>The question to me is what would be accomplished by the DA prosecuting? Probably 99% of the population does not frequent wilderness areas, so punishing him would not likely impact the behavior of many people at all, as does drunk driving convictions.
Nick: I agree that this yahoo isn't going to be throwing any more rocks off of cliffs. Almost no one who - drunk drives / randomly shoots a gun / drives 100 mph / leaves their babysitting charges near the pool / leaves high-voltage wires uncovered / etc - and kills someone will ever do that particular action again. In all those cases, you could say, they'll never do it again, they've already suffered, there's no need to rehabilitate him, it would cost money to prosecute/incarcerate.
> We need to remove drunk drivers from the streets.
Even though 99.9% of drunk drivers get where they are going without killing someone. But as a society we've agreed that drunk driving is unacceptable and we do that through fines for first timers, stiffer fines plus jail for repeat offenders, and manslaughter charges for people who, for a thrill or their convenience or pleasure put others at risk and wind up killing someone.
No one was being evil or intentionally violent in this incident. But Rudolph was taking needless risks - risks to other people - AND the very unlikely happened. That's the definition of manslaughter.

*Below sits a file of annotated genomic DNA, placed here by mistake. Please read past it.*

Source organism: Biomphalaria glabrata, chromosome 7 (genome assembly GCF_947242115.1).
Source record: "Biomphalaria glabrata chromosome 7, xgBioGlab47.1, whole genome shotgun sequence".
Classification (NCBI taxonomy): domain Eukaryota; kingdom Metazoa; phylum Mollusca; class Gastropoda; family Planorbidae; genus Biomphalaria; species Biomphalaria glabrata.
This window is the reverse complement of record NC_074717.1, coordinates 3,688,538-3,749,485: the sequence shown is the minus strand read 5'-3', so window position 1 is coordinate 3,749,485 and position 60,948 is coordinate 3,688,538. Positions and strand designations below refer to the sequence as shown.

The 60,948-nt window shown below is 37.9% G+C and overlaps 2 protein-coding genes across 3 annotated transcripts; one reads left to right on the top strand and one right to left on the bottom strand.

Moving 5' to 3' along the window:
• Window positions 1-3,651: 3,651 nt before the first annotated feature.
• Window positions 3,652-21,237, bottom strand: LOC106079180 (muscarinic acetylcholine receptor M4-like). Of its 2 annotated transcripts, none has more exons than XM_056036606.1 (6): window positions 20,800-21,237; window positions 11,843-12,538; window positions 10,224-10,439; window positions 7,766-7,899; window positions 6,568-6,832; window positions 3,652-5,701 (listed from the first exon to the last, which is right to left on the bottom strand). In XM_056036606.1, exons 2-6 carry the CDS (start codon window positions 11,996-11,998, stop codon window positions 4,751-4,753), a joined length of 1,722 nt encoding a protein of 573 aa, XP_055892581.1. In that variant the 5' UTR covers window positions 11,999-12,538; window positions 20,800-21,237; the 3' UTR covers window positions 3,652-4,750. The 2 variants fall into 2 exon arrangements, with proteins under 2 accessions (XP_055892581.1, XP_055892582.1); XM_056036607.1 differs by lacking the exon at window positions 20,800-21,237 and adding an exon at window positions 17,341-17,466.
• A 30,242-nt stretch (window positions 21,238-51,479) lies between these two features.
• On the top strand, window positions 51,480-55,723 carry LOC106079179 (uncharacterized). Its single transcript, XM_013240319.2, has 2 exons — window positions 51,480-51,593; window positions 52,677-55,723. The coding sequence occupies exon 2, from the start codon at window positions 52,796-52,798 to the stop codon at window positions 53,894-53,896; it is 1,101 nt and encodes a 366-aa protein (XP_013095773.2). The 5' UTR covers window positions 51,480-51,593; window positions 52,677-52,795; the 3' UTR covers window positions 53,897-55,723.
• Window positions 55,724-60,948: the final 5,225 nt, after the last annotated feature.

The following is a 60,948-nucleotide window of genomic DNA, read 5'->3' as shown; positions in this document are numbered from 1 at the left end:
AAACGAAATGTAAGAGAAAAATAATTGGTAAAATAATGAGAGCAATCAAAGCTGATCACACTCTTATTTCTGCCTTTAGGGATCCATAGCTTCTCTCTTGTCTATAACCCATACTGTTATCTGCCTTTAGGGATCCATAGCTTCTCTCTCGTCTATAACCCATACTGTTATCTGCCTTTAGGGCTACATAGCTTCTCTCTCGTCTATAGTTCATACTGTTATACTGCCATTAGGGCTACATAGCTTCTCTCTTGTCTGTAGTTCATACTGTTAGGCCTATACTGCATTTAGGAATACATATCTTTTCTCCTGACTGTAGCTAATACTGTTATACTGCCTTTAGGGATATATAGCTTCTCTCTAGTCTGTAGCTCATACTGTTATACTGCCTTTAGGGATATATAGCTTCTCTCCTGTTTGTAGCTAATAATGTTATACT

Maybe I was reading too much into it, but it seemed the DA felt sorry for Rudolph and that was part of the reason not to prosecute. What if the perp hadn't been a local? Was a minority? Had unpopular political views? Hadn't cranked up the remorse so much or had been unable to express his sorrow as well? DAs prosecute. PDs defend. It takes 12 citizens, none of whom have a reasonable doubt, to convict. There are a lot of safeguards in that system. If the survivors didn't argue against it, I'd say let the system work as intended and lead where it leads.
> To be honest it has never occurred to me to throw a rock off a cliff
It doesn't occur to me to DO it, but I'm very aware that people do, because I tell them off fairly often. Typically, the person throwing rocks has a very poor sense of the setting. I often know that there is a trail or a swimming hole or a fishing spot right below them. More worrisome is that they are often packing a .357 or .44 as "bear protection" raising serious questions about their firearm knowledge and wisdom. Interestingly, but maybe predictably, the rock throwing stops 5 miles from the pavement.
And yet, I don't disagree with your points and I respect your conclusion.
And I'm sure part of my reaction is because (regarding the climber): "That could have been my wife or daughter!" Whereas of the thrower, "That's not anyone I know."
I wonder if this is true: Kill a climber and get off - Outside magazine readers (1 million?) will learn about it. And some will wear helmets more often. Throw a rock and go to jail - People and USA Today and Paul Harvey listeners (40,000,000?) will hear about it and some will throw rocks less often.